Literature

The students will create an acrostic poem.

In this lesson, students will learn about what life was like for a child worker: how much money the workers earned, how many hours they worked each day, what their homes were like, and what they did for fun.

In this lesson, students will use one of the major tools of a historian: personal letters.

To help students gain skills in reading and writing historical journals and in construction and use of related material culture such as quill pens and journals.

This lesson provides the opportunity for students to examine a Civil War battle in depth to document the event, either in a newspaper article or op-ed piece or as a blog or social media post.

Students will be able to analyze the literacy genre of narrative poetry.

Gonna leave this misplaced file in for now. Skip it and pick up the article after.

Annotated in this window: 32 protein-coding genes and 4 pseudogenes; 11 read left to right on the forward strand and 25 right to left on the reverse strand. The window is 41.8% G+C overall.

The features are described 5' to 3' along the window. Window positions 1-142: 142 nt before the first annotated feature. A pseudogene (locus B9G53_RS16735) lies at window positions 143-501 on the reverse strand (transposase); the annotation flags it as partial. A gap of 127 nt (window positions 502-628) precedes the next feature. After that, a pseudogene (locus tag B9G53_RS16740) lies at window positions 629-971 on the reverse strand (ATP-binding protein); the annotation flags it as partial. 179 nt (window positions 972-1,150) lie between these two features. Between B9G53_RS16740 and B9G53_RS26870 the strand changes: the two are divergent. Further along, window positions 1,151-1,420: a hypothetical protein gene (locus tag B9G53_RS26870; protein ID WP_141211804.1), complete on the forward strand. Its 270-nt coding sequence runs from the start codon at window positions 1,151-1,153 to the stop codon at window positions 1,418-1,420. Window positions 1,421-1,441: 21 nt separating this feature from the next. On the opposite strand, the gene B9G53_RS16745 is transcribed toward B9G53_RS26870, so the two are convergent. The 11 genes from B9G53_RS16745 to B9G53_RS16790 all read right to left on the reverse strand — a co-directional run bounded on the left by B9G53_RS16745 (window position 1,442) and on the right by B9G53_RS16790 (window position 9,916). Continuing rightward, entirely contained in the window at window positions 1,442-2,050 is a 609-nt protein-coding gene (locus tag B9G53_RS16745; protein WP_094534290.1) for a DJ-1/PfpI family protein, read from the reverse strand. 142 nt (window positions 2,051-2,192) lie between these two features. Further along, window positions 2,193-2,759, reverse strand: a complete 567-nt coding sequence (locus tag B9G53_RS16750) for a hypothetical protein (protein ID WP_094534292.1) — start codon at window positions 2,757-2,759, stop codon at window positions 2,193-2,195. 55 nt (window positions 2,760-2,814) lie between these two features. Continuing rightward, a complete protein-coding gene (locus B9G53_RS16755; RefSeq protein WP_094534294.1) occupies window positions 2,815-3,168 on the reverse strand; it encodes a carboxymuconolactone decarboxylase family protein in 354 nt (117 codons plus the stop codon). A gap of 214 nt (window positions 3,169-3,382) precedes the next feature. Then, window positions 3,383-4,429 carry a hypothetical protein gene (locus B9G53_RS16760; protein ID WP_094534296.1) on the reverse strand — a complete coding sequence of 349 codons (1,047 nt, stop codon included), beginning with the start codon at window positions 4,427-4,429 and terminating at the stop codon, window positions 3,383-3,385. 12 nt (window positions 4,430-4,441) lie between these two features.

This educator guide focuses on the contributions of the enslaved potter and poet, David Drake, who labored in the pottery industry that flourished in the Edgefield District of South Carolina in the 1800s.

In this lesson, students will read selected excerpts from slave narratives, determining common characteristics of the genre.

GOAL: To help students gain skills in understanding a primary (original) historical source, i.e., a journal as it relates to the Battle of Cowpens.

Olaudah Equiano is perhaps one of the most well-known abolitionist writers and former slaves to live in America. His narrative has been digitized as a part of the Documenting the American South North American Slave Narratives collection.

This unit focuses on explaining change and continuity over time and across cultures. The purpose of this unit is to engage 6th grade students in examining both historical and contemporary inequities that exist within social structures.